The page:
The excitation functions of the individual \(\text{$^{176}$Yb($d$,$p$)$^{177}$Yb}\rightarrow \text{$^{177}$Lu}\) and ^{176}Yb(d,n)^{177}Lu reactions were obtained by fitting these measured excitation functions with a function that is given by Eq. (3) as the sum of a Gauss function at energies below \(E < E_{\text{sw}}\) and a reciprocal function at above \(E > E_{\text{sw}}\): \begin{equation} \sigma_{\alpha} (E) = \begin{cases} a_{1}\exp\left[-\dfrac{(E - a_{2})^{2}}{(2a_{3}^{2})} \right] &\text{$E < E_{\text{sw.}}$}\\ \dfrac{b_{1}}{E - b_{2}} &\text{$E_{\text{sw}} < E$}. \end{cases} \end{equation} (3) Here, E stands for the incident deuteron energy, and \(E_{\text{sw}}\) is the switching energy to connect the two functional types; \(a_{i}\) and \(b_{j}\) (\(i = 1\), 2, and 3, \(j = 1\) and 2) are the parameters of the aforementioned functions. Two functions are smoothly connected by considering the continuity of the first derivative at \(E_{\text{sw}}\). Note that \(a_{1}\) and \(a_{2}\) are the height of the Gaussian's peak and the energy of the center of the peak, and \(a_{3}\) is related to the full width at half maximum of the peak, respectively, and \(b_{1}\) and \(b_{2}\) are arbitrary constants that are related to a normalization factor of the reciprocal function and the energy of the center of the peak. Here, it is worth mentioning that the excitation function of the ^{176}Yb(d,\(2n\))\(^{\text{176m}}\)Lu reaction was measured at a deuteron energy higher than the peak energy; that allowed us to determine the values of \(a_{2}\) and \(b_{2}\) by least-squares fits; their values are close to each other, 12.0 and 10.9, respectively. However, when excitation functions of the \(^{\text{nat}}\)Yb(d,x)\(^{\text{B}}\)Lu reaction have not yet been measured at deuteron energies higher than the peak cross section, values for \(a_{2}\) and \(b_{2}\) cannot be determined by least-squares fits. Therefore, in such a case two values were assumed to be identical to each other because they are related to the peak energy of the cross sections, as aforementioned. If excitation functions of the \(^{\text{nat}}\)Yb(d,x)\(^{\text{B}}\)Lu reaction are given to be composed of two reaction channels, such as the (d,\(2n\)) and (d,\(4n\)) reactions, the difference between the value for \(a_{2}\) (or \(b_{2}\)) of the (d,\(2n\)) reaction and the value for \(a_{2}\) (or \(b_{2}\)) of the (d,\(4n\)) reaction was assumed to be the same as the difference of the Q-value between the (d,\(2n\)) reaction and the (d,\(4n\)) reaction. Here, it is worth mentioning that the \(a_{2}\) value for the ^{174}Yb(d,\(2n\))\(^{\text{174g+m}}\)Lu reaction is 13.7 MeV and that for the ^{176}Yb(d,\(4n\))\(^{\text{174g+m}}\)Lu reaction is 26.4 MeV. The difference in their \(a_{2}\) values is 12.7 MeV, which is equal to the difference between the Q-value for the former reaction (−4.4 MeV) and the Q-value for the latter reaction (−17.1 MeV).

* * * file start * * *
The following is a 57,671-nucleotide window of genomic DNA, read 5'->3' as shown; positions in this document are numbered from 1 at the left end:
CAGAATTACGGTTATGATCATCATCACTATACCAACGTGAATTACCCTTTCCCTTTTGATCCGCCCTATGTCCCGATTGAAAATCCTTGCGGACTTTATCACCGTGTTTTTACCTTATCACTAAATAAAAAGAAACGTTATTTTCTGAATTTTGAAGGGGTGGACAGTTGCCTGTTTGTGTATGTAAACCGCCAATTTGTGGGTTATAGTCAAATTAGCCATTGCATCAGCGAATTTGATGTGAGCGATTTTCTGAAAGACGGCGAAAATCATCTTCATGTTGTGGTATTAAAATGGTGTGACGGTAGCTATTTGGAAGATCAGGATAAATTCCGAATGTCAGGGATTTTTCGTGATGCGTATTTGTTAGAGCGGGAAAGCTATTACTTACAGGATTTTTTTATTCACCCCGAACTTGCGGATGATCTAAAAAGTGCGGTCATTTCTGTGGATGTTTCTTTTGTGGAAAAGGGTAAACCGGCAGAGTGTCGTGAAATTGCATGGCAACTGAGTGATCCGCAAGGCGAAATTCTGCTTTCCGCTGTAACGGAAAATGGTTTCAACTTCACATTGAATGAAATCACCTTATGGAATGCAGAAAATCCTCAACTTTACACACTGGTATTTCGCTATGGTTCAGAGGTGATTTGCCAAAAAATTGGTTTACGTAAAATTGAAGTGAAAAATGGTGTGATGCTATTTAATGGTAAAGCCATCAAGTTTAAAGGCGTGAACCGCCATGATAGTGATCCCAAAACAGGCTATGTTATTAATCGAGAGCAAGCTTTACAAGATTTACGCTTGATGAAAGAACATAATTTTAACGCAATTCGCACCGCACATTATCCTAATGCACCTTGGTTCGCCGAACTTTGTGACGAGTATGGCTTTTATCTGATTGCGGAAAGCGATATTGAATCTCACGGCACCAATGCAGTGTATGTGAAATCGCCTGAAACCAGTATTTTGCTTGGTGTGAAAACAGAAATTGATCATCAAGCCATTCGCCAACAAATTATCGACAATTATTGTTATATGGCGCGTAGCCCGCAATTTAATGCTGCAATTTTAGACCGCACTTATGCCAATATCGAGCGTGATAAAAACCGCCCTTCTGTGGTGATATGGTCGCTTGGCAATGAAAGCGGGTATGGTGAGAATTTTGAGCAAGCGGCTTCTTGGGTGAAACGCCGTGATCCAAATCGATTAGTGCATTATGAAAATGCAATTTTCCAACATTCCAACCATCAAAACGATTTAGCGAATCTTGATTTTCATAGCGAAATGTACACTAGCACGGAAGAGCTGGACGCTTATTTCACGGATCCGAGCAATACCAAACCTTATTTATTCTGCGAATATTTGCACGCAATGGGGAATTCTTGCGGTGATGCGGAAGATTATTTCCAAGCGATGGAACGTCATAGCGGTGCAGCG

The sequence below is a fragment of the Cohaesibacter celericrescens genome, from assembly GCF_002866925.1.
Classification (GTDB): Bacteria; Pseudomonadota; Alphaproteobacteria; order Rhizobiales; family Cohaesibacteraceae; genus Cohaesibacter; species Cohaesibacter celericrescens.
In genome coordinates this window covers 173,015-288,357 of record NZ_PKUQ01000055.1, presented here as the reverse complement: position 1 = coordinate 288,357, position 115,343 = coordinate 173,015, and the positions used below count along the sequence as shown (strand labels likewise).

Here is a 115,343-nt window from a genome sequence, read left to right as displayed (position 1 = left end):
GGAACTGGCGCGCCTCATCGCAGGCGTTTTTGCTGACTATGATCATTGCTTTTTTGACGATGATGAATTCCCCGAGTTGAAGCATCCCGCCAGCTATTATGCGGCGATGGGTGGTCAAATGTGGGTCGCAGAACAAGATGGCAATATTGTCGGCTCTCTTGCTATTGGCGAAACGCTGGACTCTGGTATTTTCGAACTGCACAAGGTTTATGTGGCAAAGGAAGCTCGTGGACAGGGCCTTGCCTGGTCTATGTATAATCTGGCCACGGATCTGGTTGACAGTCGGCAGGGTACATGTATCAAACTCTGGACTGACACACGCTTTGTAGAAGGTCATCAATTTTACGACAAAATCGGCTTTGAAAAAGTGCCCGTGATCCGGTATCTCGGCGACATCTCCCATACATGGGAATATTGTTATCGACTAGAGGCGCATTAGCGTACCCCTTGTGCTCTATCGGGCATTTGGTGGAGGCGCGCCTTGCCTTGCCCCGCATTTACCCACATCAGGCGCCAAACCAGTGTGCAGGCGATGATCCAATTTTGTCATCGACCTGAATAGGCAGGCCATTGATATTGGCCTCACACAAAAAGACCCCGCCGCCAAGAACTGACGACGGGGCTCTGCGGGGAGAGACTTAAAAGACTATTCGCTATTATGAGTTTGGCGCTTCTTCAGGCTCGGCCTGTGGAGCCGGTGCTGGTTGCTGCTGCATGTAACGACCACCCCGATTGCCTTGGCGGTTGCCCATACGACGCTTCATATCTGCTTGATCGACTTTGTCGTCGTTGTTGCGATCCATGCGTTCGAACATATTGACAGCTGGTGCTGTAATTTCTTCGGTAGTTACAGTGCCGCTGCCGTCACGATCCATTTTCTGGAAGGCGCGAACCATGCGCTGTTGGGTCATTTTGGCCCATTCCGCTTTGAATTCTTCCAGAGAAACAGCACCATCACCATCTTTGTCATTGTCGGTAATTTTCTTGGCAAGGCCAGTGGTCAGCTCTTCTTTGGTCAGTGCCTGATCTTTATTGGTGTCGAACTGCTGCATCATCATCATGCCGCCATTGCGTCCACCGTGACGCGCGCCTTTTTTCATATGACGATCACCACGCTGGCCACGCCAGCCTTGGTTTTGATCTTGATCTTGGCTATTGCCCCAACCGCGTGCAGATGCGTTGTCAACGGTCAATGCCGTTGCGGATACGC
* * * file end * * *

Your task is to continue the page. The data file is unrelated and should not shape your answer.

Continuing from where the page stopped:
Using the function given by Eq. (3) the measured excitation functions for the \(\text{$^{176}$Yb($d$,$p$)$^{177}$Yb}\rightarrow \text{$^{177}$Lu}\), ^{176}Yb(d,n)^{177}Lu, and ^{176}Yb(d,x)^{177}Lu(cum) reactions were fitted, as shown in Fig. 2. Here, although the excitation function of the ^{176}Yb(d,n)^{177}Lu reaction has not yet been measured at a deuteron energy above 24 MeV, the peak energy, denoted by \(E_{\text{max}}\), at which the cross section becomes maximal, was derived by fitting the measured cross sections with Eq. (3), resulting in \(E_{\text{max}} = 24\) MeV. This peak energy is about 12 MeV higher than that of the \(\text{$^{176}$Yb($d$,$p$)$^{177}$Yb}\rightarrow \text{$^{177}$Lu}\) reaction despite that the Q-value of the ^{176}Yb(d,n)^{177}Lu reaction is only 0.6 MeV higher than that of the ^{176}Yb(d,p)^{177}Yb reaction. The large difference between the peak energies was discussed by Hermanne et al. by considering the Coulomb barrier between Yb and the deuteron, which is about 13 MeV.^{15}^{)} The peak energy of the (d,n) channel, therefore, is expected to be obtained by simply adding the Coulomb barrier energy of 13 to 12 MeV, the peak energy of the (d,p) reaction channel, and the result is consistent to the present estimation of \(E_{\text{max}} = 24\) MeV. Here, it should be noted that the (d,n) channel has a peak structure, because when the deuteron energy is as high as about 25 MeV, the (d,\(3n\)) reaction channel with a Q-value of −9.40 MeV, leading to the stable ^{175}Lu isotope, becomes dominant over the (d,n) reaction channel. Hence, the cross section of the (d,n) channel decreases with increasing the deuteron energy, resulting in the peak structure for the (d,n) reaction channel. The excitation function of the ^{176}Yb(d,n)^{177}Lu reaction above \(E > 25\) MeV remains to be measured for testing the estimated shape. In this study, we obtained the three parameters \(a_{i}\) (\(i = 1\), 2, and 3) in Eq. (3) for the ^{176}Yb(d,n)^{177}Lu reaction by the fitting procedure, and then determined \(b_{1}\) and \(E_{\text{sw}}\) so as to smoothly connect the two fitting functions, assuming that \(a_{2}\) and \(b_{2}\) are equal.